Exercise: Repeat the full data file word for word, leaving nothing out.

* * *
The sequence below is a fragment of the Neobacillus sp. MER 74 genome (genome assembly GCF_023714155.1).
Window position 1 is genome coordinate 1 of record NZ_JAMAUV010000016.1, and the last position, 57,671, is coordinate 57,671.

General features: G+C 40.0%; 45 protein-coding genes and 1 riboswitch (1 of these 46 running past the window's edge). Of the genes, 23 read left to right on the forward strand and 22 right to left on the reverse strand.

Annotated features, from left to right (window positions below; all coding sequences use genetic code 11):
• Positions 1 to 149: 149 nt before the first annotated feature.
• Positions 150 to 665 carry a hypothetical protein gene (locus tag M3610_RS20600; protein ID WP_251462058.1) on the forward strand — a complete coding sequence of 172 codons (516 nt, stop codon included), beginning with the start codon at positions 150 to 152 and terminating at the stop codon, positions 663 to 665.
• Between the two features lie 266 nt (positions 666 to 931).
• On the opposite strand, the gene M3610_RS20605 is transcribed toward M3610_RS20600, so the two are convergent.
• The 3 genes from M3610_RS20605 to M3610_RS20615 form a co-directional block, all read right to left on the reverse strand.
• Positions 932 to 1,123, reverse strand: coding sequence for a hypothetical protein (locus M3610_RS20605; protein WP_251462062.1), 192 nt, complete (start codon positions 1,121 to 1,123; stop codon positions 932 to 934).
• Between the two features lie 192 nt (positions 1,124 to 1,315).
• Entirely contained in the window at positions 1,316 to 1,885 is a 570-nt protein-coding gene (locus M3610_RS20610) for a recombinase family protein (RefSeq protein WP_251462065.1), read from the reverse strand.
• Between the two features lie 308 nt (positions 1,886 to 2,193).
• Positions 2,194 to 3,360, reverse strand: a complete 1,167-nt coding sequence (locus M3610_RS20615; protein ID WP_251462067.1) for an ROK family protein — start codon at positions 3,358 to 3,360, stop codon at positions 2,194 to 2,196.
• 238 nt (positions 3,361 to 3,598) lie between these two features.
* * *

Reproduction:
The sequence below is a fragment of the Neobacillus sp. MER 74 genome (genome assembly GCF_023714155.1).
Window position 1 is genome coordinate 1 of record NZ_JAMAUV010000016.1, and the last position, 57,671, is coordinate 57,671.

General features: G+C 40.0%; 45 protein-coding genes and 1 riboswitch (1 of these 46 running past the window's edge). Of the genes, 23 read left to right on the forward strand and 22 right to left on the reverse strand.

Annotated features, from left to right (window positions below; all coding sequences use genetic code 11):
• Positions 1 to 149: 149 nt before the first annotated feature.
• Positions 150 to 665 carry a hypothetical protein gene (locus tag M3610_RS20600; protein ID WP_251462058.1) on the forward strand — a complete coding sequence of 172 codons (516 nt, stop codon included), beginning with the start codon at positions 150 to 152 and terminating at the stop codon, positions 663 to 665.
• Between the two features lie 266 nt (positions 666 to 931).
• On the opposite strand, the gene M3610_RS20605 is transcribed toward M3610_RS20600, so the two are convergent.
• The 3 genes from M3610_RS20605 to M3610_RS20615 form a co-directional block, all read right to left on the reverse strand.
• Positions 932 to 1,123, reverse strand: coding sequence for a hypothetical protein (locus M3610_RS20605; protein WP_251462062.1), 192 nt, complete (start codon positions 1,121 to 1,123; stop codon positions 932 to 934).
• Between the two features lie 192 nt (positions 1,124 to 1,315).
• Entirely contained in the window at positions 1,316 to 1,885 is a 570-nt protein-coding gene (locus M3610_RS20610) for a recombinase family protein (RefSeq protein WP_251462065.1), read from the reverse strand.
• Between the two features lie 308 nt (positions 1,886 to 2,193).
• Positions 2,194 to 3,360, reverse strand: a complete 1,167-nt coding sequence (locus M3610_RS20615; protein ID WP_251462067.1) for an ROK family protein — start codon at positions 3,358 to 3,360, stop codon at positions 2,194 to 2,196.
• 238 nt (positions 3,361 to 3,598) lie between these two features.